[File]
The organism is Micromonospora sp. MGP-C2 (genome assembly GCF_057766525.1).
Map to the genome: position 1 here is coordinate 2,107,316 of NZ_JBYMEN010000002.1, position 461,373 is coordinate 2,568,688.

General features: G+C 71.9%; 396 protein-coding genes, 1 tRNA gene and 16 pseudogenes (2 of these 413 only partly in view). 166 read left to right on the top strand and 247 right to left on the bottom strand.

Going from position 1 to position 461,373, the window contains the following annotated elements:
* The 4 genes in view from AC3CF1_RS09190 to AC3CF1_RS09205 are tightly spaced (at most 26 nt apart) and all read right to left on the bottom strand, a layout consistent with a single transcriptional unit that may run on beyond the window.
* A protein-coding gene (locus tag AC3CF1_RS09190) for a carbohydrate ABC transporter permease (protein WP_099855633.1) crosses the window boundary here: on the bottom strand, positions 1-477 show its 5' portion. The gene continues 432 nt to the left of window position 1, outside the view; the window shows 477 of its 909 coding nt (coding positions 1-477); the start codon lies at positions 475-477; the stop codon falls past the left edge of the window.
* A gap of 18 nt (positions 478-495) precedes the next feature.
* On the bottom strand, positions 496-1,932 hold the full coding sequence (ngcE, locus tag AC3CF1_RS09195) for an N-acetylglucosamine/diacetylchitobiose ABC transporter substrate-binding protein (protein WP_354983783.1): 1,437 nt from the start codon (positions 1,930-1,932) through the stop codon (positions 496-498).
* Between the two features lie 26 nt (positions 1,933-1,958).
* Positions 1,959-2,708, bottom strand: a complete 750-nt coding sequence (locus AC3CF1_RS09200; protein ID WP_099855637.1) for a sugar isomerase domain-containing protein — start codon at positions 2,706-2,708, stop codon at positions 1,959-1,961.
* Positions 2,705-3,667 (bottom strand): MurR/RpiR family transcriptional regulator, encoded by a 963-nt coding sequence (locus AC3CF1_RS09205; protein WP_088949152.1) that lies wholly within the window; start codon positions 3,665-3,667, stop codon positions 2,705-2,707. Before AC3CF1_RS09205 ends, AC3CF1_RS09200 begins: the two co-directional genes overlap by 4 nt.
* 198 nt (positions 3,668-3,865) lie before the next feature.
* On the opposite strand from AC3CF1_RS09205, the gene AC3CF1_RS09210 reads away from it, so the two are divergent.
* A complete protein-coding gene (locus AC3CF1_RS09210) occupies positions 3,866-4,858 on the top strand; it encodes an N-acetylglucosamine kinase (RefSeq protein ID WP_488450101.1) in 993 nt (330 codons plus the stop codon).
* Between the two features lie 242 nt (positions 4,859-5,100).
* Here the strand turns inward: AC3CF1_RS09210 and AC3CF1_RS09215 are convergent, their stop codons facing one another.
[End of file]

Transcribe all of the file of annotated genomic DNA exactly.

The organism is Micromonospora sp. MGP-C2 (genome assembly GCF_057766525.1).
Map to the genome: position 1 here is coordinate 2,107,316 of NZ_JBYMEN010000002.1, position 461,373 is coordinate 2,568,688.

General features: G+C 71.9%; 396 protein-coding genes, 1 tRNA gene and 16 pseudogenes (2 of these 413 only partly in view). 166 read left to right on the top strand and 247 right to left on the bottom strand.

Going from position 1 to position 461,373, the window contains the following annotated elements:
* The 4 genes in view from AC3CF1_RS09190 to AC3CF1_RS09205 are tightly spaced (at most 26 nt apart) and all read right to left on the bottom strand, a layout consistent with a single transcriptional unit that may run on beyond the window.
* A protein-coding gene (locus tag AC3CF1_RS09190) for a carbohydrate ABC transporter permease (protein WP_099855633.1) crosses the window boundary here: on the bottom strand, positions 1-477 show its 5' portion. The gene continues 432 nt to the left of window position 1, outside the view; the window shows 477 of its 909 coding nt (coding positions 1-477); the start codon lies at positions 475-477; the stop codon falls past the left edge of the window.
* A gap of 18 nt (positions 478-495) precedes the next feature.
* On the bottom strand, positions 496-1,932 hold the full coding sequence (ngcE, locus tag AC3CF1_RS09195) for an N-acetylglucosamine/diacetylchitobiose ABC transporter substrate-binding protein (protein WP_354983783.1): 1,437 nt from the start codon (positions 1,930-1,932) through the stop codon (positions 496-498).
* Between the two features lie 26 nt (positions 1,933-1,958).
* Positions 1,959-2,708, bottom strand: a complete 750-nt coding sequence (locus AC3CF1_RS09200; protein ID WP_099855637.1) for a sugar isomerase domain-containing protein — start codon at positions 2,706-2,708, stop codon at positions 1,959-1,961.
* Positions 2,705-3,667 (bottom strand): MurR/RpiR family transcriptional regulator, encoded by a 963-nt coding sequence (locus AC3CF1_RS09205; protein WP_088949152.1) that lies wholly within the window; start codon positions 3,665-3,667, stop codon positions 2,705-2,707. Before AC3CF1_RS09205 ends, AC3CF1_RS09200 begins: the two co-directional genes overlap by 4 nt.
* 198 nt (positions 3,668-3,865) lie before the next feature.
* On the opposite strand from AC3CF1_RS09205, the gene AC3CF1_RS09210 reads away from it, so the two are divergent.
* A complete protein-coding gene (locus AC3CF1_RS09210) occupies positions 3,866-4,858 on the top strand; it encodes an N-acetylglucosamine kinase (RefSeq protein ID WP_488450101.1) in 993 nt (330 codons plus the stop codon).
* Between the two features lie 242 nt (positions 4,859-5,100).
* Here the strand turns inward: AC3CF1_RS09210 and AC3CF1_RS09215 are convergent, their stop codons facing one another.